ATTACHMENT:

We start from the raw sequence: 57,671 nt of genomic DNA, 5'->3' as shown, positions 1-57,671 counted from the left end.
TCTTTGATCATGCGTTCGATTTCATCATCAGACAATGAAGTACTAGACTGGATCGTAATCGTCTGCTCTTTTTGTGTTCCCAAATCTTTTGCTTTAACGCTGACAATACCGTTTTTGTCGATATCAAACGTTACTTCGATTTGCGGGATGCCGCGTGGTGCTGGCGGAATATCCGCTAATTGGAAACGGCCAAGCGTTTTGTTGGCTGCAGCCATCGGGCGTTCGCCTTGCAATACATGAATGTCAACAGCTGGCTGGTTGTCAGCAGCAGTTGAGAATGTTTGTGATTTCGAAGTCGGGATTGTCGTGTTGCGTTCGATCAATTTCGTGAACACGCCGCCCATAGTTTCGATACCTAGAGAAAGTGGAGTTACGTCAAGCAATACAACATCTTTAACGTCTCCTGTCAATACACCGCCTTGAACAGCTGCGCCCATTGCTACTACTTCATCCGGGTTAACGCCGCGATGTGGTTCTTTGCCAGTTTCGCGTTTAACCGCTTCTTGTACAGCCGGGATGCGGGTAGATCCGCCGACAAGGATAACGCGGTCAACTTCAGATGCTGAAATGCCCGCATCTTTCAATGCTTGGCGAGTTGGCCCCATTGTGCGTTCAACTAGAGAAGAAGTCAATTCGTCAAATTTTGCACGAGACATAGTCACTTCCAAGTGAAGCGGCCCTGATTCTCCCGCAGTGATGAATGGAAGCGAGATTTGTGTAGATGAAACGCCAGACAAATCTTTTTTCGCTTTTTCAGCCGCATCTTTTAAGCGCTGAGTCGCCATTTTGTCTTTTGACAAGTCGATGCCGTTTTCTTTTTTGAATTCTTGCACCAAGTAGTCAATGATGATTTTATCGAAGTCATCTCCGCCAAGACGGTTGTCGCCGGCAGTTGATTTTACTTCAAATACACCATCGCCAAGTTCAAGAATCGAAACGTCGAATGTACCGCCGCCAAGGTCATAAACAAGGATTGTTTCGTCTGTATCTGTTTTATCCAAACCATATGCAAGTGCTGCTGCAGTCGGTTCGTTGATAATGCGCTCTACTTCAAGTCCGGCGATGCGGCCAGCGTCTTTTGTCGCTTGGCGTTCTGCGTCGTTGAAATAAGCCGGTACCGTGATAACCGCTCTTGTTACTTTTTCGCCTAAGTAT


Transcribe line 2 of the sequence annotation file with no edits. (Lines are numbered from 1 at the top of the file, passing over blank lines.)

TCTTTGATCATGCGTTCGATTTCATCATCAGACAATGAAGTACTAGACTGGATCGTAATCGTCTGCTCTTTTTGTGTTCCCAAATCTTTTGCTTTAACGCTGACAATACCGTTTTTGTCGATATCAAACGTTACTTCGATTTGCGGGATGCCGCGTGGTGCTGGCGGAATATCCGCTAATTGGAAACGGCCAAGCGTTTTGTTGGCTGCAGCCATCGGGCGTTCGCCTTGCAATACATGAATGTCAACAGCTGGCTGGTTGTCAGCAGCAGTTGAGAATGTTTGTGATTTCGAAGTCGGGATTGTCGTGTTGCGTTCGATCAATTTCGTGAACACGCCGCCCATAGTTTCGATACCTAGAGAAAGTGGAGTTACGTCAAGCAATACAACATCTTTAACGTCTCCTGTCAATACACCGCCTTGAACAGCTGCGCCCATTGCTACTACTTCATCCGGGTTAACGCCGCGATGTGGTTCTTTGCCAGTTTCGCGTTTAACCGCTTCTTGTACAGCCGGGATGCGGGTAGATCCGCCGACAAGGATAACGCGGTCAACTTCAGATGCTGAAATGCCCGCATCTTTCAATGCTTGGCGAGTTGGCCCCATTGTGCGTTCAACTAGAGAAGAAGTCAATTCGTCAAATTTTGCACGAGACATAGTCACTTCCAAGTGAAGCGGCCCTGATTCTCCCGCAGTGATGAATGGAAGCGAGATTTGTGTAGATGAAACGCCAGACAAATCTTTTTTCGCTTTTTCAGCCGCATCTTTTAAGCGCTGAGTCGCCATTTTGTCTTTTGACAAGTCGATGCCGTTTTCTTTTTTGAATTCTTGCACCAAGTAGTCAATGATGATTTTATCGAAGTCATCTCCGCCAAGACGGTTGTCGCCGGCAGTTGATTTTACTTCAAATACACCATCGCCAAGTTCAAGAATCGAAACGTCGAATGTACCGCCGCCAAGGTCATAAACAAGGATTGTTTCGTCTGTATCTGTTTTATCCAAACCATATGCAAGTGCTGCTGCAGTCGGTTCGTTGATAATGCGCTCTACTTCAAGTCCGGCGATGCGGCCAGCGTCTTTTGTCGCTTGGCGTTCTGCGTCGTTGAAATAAGCCGGTACCGTGATAACCGCTCTTGTTACTTTTTCGCCTAAGTAT